- Full Thrust: The second edition of the original, hard-to-find rulebook came out in 1992. It introduced the movement, firing, and ship system displays still in use today. This book also included a design system for creating your own starships. However, a lot of the nuts-and-bolts details were superseded by later publications. The game also gave us the background to the "Tuffleyverse," a future history featuring various Earth factions in conflict with one another.
- More Thrust: The first expansion to FT hit game stores in 1994. More Thrust included new weapons and other optional rules, expanded fighter rules, and suggestions on interfacing with ground combat games. This book also advanced the timeline of the background setting, giving the various human factions alien adversaries (with their own unique ship systems).
- Fleet Book 1: This 1998 book provided a vector movement system, increased the number of fire arcs from four to six, revamped the weapons rules, and added more details in the way of ship systems. It also overhauled the rules for designing starships. More importantly, FB1 contained official ship system displays of four of the human factions in the Full Thrust universe, as well as examples of noncombatant vessels.
- Fleet Book 2: The second fleet book went on sale in 2000, and it further refined the rules as amended in the initial fleet book. It also contained official starship designs for the three alien species introduced in earlier supplements.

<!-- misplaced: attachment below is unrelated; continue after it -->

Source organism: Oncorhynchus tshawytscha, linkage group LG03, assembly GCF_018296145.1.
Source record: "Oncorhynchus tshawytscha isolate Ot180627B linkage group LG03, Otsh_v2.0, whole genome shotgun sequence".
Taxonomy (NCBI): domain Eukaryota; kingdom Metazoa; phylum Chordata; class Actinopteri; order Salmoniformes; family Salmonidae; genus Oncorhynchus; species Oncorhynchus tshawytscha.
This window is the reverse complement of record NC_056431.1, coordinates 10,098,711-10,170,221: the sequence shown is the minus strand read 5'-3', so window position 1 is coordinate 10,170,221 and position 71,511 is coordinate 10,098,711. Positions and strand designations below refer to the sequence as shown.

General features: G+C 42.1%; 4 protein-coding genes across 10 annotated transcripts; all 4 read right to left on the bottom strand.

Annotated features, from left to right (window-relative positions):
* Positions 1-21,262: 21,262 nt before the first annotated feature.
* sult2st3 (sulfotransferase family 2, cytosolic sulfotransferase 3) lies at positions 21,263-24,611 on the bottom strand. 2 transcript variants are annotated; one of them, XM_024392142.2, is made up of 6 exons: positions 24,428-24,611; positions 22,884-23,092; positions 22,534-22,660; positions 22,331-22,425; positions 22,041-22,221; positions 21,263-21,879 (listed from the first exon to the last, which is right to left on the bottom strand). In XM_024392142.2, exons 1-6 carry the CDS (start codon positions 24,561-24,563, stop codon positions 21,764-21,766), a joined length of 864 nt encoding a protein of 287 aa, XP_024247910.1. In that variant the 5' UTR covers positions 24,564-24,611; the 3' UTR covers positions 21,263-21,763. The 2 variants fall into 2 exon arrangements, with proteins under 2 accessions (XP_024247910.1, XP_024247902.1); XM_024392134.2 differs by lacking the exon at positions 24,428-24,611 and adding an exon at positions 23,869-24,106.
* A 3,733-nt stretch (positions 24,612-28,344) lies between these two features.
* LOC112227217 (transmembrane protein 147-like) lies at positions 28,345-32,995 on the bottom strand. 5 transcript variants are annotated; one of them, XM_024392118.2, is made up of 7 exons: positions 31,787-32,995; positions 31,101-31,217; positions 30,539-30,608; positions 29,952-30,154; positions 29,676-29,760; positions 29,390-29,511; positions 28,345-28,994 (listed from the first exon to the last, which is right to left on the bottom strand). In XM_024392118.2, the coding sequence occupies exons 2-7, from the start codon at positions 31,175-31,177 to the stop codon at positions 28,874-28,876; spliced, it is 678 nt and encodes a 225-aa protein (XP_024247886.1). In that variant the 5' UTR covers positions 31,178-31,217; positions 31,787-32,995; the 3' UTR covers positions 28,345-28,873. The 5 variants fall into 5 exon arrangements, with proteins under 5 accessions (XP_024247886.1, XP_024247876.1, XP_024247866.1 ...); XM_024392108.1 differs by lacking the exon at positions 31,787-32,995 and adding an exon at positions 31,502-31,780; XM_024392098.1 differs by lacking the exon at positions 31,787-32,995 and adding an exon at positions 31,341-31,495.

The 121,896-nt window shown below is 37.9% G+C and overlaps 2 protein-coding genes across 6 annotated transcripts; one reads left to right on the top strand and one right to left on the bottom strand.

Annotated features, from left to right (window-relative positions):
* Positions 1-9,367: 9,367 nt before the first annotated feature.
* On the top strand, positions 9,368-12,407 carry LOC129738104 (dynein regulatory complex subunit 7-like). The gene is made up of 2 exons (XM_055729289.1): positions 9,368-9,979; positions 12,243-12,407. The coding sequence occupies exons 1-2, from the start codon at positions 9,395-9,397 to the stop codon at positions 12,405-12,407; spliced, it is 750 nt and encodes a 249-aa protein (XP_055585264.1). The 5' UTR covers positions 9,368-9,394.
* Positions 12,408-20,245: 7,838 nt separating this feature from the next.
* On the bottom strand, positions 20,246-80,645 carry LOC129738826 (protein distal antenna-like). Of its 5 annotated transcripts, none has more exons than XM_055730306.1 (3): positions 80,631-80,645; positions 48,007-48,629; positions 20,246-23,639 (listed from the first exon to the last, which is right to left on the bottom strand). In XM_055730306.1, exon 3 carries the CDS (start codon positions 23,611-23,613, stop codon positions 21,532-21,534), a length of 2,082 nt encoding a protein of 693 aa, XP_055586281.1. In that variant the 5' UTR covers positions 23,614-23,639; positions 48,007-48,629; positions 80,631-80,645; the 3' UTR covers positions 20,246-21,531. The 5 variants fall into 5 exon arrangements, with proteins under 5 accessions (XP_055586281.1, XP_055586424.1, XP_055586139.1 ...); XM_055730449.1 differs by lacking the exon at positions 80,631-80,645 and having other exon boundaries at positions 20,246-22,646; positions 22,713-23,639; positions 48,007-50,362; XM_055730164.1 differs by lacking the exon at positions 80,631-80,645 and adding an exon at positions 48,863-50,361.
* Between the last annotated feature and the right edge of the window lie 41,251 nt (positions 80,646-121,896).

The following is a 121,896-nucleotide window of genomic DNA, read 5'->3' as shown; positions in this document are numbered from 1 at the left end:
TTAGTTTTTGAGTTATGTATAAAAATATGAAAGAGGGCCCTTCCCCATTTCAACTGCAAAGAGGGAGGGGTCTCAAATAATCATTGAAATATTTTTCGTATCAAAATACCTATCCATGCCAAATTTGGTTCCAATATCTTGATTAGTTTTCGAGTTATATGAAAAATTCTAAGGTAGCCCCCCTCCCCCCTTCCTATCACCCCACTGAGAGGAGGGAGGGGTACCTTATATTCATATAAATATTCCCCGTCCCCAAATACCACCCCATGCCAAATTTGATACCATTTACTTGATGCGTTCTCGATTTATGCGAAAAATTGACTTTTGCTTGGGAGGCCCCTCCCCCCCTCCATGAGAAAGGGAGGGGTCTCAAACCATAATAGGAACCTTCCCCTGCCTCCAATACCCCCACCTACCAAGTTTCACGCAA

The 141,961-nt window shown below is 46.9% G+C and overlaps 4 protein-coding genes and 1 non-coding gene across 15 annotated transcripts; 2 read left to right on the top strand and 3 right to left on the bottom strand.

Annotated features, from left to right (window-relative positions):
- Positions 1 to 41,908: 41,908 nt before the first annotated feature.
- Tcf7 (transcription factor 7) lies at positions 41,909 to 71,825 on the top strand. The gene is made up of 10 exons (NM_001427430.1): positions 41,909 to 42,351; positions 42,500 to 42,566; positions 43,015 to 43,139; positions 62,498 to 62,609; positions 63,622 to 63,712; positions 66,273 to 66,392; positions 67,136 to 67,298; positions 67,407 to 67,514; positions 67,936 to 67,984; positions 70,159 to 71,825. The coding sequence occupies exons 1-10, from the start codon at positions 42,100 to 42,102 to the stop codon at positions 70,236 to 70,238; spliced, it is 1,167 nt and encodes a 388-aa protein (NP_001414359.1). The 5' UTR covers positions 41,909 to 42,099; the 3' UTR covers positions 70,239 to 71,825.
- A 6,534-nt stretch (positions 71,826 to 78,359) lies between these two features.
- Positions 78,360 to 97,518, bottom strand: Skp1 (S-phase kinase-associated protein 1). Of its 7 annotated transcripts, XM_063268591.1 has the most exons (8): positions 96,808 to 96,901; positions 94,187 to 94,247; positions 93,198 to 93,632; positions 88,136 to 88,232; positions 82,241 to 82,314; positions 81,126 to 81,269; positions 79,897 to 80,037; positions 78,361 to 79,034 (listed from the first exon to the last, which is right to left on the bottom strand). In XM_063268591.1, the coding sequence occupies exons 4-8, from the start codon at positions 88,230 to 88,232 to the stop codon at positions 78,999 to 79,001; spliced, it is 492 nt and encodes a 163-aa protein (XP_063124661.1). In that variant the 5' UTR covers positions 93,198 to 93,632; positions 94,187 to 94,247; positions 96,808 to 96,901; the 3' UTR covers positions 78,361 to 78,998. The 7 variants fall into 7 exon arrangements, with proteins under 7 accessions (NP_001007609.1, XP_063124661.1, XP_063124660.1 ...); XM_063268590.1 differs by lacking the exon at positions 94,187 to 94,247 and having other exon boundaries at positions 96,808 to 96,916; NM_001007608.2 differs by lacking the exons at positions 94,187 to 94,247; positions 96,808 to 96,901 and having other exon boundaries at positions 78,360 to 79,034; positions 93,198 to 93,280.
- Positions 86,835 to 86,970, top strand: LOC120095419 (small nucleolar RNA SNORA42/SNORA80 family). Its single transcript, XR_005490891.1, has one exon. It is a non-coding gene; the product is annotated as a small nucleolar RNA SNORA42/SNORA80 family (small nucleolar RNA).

- Full Thrust Light: GZG released a four-page electronic summary in 2008 containing enough basic rules for a quick game of FT. There are actually only two pages of game mechanics, the remaining half of this publication contains ship displays for the vessels involved in the introductory scenario.
- Full Thrust Cross Dimensions: This isn't actually a supplement, but a publisher-sanctioned consolidation and revision of the rules from the first four Full Thrust publications. Written by fan Hugh Fisher, FT:XD (as the kids are calling it) has all the rules and most of the weapons in one place, along with some new systems and tweaks to the game mechanics. No ship designs, though.
Sunday, March 25, 2012
Sunday Starships: Thinking about Full Thrust
Full Thrust, the space combat game created by designer Jon Tuffley. I think if I ever do a privateers campaign, I'll use this set of rules. The rules basically came about as a vehicle for the author's company Ground Zero Games to sell miniatures, but the background quickly captivated fans and took on a life of its own. The game, of course, is now available for free, as are all the supplements (see the links below):